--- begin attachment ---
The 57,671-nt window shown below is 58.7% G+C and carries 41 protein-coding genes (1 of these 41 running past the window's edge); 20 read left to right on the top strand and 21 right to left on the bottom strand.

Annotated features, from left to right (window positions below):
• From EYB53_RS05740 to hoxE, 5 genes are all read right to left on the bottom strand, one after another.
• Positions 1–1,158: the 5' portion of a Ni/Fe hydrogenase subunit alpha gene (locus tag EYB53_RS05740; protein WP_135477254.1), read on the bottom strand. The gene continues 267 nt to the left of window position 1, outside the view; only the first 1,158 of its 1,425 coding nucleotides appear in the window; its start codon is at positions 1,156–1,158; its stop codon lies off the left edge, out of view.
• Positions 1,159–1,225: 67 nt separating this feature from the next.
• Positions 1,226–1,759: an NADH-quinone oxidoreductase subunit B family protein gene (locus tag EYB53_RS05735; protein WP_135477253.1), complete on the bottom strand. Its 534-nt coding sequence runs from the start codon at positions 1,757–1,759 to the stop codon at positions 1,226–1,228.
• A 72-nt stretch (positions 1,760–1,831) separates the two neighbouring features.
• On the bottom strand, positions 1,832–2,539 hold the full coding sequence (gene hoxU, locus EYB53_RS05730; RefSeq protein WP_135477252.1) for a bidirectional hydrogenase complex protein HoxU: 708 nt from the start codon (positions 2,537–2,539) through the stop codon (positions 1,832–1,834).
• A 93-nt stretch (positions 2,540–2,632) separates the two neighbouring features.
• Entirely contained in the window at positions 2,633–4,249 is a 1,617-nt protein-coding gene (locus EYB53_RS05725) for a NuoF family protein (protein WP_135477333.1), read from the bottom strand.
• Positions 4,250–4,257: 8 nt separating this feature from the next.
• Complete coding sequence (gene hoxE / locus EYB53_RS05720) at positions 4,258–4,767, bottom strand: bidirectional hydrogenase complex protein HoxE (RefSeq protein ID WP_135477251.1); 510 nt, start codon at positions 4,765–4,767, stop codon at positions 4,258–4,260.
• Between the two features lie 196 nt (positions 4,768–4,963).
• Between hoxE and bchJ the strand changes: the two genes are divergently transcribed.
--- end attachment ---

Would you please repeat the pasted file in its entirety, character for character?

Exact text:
The 57,671-nt window shown below is 58.7% G+C and carries 41 protein-coding genes (1 of these 41 running past the window's edge); 20 read left to right on the top strand and 21 right to left on the bottom strand.

Annotated features, from left to right (window positions below):
• From EYB53_RS05740 to hoxE, 5 genes are all read right to left on the bottom strand, one after another.
• Positions 1–1,158: the 5' portion of a Ni/Fe hydrogenase subunit alpha gene (locus tag EYB53_RS05740; protein WP_135477254.1), read on the bottom strand. The gene continues 267 nt to the left of window position 1, outside the view; only the first 1,158 of its 1,425 coding nucleotides appear in the window; its start codon is at positions 1,156–1,158; its stop codon lies off the left edge, out of view.
• Positions 1,159–1,225: 67 nt separating this feature from the next.
• Positions 1,226–1,759: an NADH-quinone oxidoreductase subunit B family protein gene (locus tag EYB53_RS05735; protein WP_135477253.1), complete on the bottom strand. Its 534-nt coding sequence runs from the start codon at positions 1,757–1,759 to the stop codon at positions 1,226–1,228.
• A 72-nt stretch (positions 1,760–1,831) separates the two neighbouring features.
• On the bottom strand, positions 1,832–2,539 hold the full coding sequence (gene hoxU, locus EYB53_RS05730; RefSeq protein WP_135477252.1) for a bidirectional hydrogenase complex protein HoxU: 708 nt from the start codon (positions 2,537–2,539) through the stop codon (positions 1,832–1,834).
• A 93-nt stretch (positions 2,540–2,632) separates the two neighbouring features.
• Entirely contained in the window at positions 2,633–4,249 is a 1,617-nt protein-coding gene (locus EYB53_RS05725) for a NuoF family protein (protein WP_135477333.1), read from the bottom strand.
• Positions 4,250–4,257: 8 nt separating this feature from the next.
• Complete coding sequence (gene hoxE / locus EYB53_RS05720) at positions 4,258–4,767, bottom strand: bidirectional hydrogenase complex protein HoxE (RefSeq protein ID WP_135477251.1); 510 nt, start codon at positions 4,765–4,767, stop codon at positions 4,258–4,260.
• Between the two features lie 196 nt (positions 4,768–4,963).
• Between hoxE and bchJ the strand changes: the two genes are divergently transcribed.